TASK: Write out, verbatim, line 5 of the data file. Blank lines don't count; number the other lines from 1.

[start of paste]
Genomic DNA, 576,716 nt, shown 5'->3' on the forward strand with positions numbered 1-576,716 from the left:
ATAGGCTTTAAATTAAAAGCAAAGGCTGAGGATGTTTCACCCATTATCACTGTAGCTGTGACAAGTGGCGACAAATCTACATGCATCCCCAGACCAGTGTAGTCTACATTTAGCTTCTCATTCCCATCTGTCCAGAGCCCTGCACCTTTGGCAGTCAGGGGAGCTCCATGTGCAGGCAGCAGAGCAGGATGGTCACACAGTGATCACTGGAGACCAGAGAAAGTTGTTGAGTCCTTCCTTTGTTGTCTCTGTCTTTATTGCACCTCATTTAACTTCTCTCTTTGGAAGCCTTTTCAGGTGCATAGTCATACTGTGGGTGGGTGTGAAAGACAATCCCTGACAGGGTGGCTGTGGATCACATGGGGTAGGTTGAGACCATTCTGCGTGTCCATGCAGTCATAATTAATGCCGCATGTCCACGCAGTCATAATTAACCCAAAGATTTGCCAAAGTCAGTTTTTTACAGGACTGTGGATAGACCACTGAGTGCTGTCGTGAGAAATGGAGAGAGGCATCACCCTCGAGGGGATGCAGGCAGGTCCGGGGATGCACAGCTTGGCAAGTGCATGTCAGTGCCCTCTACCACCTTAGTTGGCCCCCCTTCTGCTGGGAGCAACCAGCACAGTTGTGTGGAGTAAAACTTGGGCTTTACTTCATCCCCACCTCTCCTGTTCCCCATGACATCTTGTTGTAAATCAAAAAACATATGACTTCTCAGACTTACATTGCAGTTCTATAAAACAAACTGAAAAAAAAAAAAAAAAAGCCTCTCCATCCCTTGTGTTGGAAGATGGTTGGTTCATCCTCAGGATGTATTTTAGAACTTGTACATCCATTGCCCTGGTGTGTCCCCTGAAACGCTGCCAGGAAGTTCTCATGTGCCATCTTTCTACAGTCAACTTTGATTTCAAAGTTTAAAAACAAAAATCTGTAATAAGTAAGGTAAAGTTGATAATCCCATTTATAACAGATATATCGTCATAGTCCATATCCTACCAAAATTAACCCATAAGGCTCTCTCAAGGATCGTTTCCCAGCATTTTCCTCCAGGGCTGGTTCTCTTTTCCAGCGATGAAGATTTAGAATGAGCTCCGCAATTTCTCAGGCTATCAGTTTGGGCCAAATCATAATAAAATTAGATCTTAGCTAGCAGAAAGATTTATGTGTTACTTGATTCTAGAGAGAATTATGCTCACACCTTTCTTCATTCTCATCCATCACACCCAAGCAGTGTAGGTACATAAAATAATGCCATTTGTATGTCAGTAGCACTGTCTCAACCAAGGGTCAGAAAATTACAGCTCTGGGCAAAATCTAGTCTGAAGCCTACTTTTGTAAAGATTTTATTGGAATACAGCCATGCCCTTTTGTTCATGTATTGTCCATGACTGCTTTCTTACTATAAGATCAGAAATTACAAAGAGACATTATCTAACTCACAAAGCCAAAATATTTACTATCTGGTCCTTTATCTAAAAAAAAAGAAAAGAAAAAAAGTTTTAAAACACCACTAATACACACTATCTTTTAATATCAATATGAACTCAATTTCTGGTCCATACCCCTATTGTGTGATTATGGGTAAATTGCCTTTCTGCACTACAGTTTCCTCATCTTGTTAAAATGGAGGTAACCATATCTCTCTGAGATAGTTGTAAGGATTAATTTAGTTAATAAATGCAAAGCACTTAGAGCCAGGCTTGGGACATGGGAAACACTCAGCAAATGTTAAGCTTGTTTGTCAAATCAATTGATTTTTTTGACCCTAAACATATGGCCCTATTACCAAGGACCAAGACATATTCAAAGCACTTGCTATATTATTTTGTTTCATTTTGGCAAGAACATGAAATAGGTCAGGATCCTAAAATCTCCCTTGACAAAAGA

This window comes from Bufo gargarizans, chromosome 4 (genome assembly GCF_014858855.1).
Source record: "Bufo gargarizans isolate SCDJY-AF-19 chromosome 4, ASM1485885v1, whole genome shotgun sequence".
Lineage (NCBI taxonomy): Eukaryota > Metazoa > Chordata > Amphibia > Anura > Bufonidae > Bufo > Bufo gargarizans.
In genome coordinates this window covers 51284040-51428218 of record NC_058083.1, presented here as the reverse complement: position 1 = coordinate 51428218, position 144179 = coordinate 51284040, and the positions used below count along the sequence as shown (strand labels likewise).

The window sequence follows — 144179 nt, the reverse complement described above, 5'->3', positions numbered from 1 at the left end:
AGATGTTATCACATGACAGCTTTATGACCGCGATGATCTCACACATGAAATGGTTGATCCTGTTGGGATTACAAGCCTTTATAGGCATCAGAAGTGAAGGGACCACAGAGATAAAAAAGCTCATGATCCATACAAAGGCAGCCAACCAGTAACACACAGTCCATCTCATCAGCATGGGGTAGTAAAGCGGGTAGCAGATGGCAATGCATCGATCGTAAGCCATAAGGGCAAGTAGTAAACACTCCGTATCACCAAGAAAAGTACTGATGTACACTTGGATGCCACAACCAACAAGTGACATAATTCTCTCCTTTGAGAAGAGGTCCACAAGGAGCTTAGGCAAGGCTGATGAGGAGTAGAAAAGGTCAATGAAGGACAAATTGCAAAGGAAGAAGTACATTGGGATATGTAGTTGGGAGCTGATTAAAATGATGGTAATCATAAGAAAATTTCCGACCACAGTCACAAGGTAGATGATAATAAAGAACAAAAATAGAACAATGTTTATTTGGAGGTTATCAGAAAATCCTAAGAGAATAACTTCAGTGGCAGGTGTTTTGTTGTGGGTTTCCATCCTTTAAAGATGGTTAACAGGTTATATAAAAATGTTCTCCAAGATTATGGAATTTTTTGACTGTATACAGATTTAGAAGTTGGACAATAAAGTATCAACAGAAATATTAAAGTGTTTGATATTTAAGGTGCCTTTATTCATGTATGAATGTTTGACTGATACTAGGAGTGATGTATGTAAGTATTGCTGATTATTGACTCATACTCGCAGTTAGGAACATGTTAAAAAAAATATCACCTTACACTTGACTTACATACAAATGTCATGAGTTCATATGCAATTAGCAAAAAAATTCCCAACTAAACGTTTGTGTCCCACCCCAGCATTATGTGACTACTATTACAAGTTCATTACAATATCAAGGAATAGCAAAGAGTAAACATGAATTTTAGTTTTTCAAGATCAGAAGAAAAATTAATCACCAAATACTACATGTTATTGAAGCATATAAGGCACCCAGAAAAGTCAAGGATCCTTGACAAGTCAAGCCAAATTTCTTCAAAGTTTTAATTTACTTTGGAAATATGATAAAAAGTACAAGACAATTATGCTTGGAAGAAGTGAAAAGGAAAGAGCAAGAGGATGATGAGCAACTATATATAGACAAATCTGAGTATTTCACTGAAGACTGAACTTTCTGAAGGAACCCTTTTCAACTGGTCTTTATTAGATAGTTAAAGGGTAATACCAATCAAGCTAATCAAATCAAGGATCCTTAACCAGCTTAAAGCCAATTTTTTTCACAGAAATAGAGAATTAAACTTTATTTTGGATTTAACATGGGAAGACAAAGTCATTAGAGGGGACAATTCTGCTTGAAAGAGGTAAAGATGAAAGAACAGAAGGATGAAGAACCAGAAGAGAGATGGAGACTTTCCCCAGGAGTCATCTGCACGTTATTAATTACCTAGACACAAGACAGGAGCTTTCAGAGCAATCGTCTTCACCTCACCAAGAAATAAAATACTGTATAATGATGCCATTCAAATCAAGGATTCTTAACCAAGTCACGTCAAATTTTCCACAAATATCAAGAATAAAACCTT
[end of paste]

Lineage (NCBI taxonomy): Eukaryota > Metazoa > Chordata > Amphibia > Anura > Bufonidae > Bufo > Bufo gargarizans.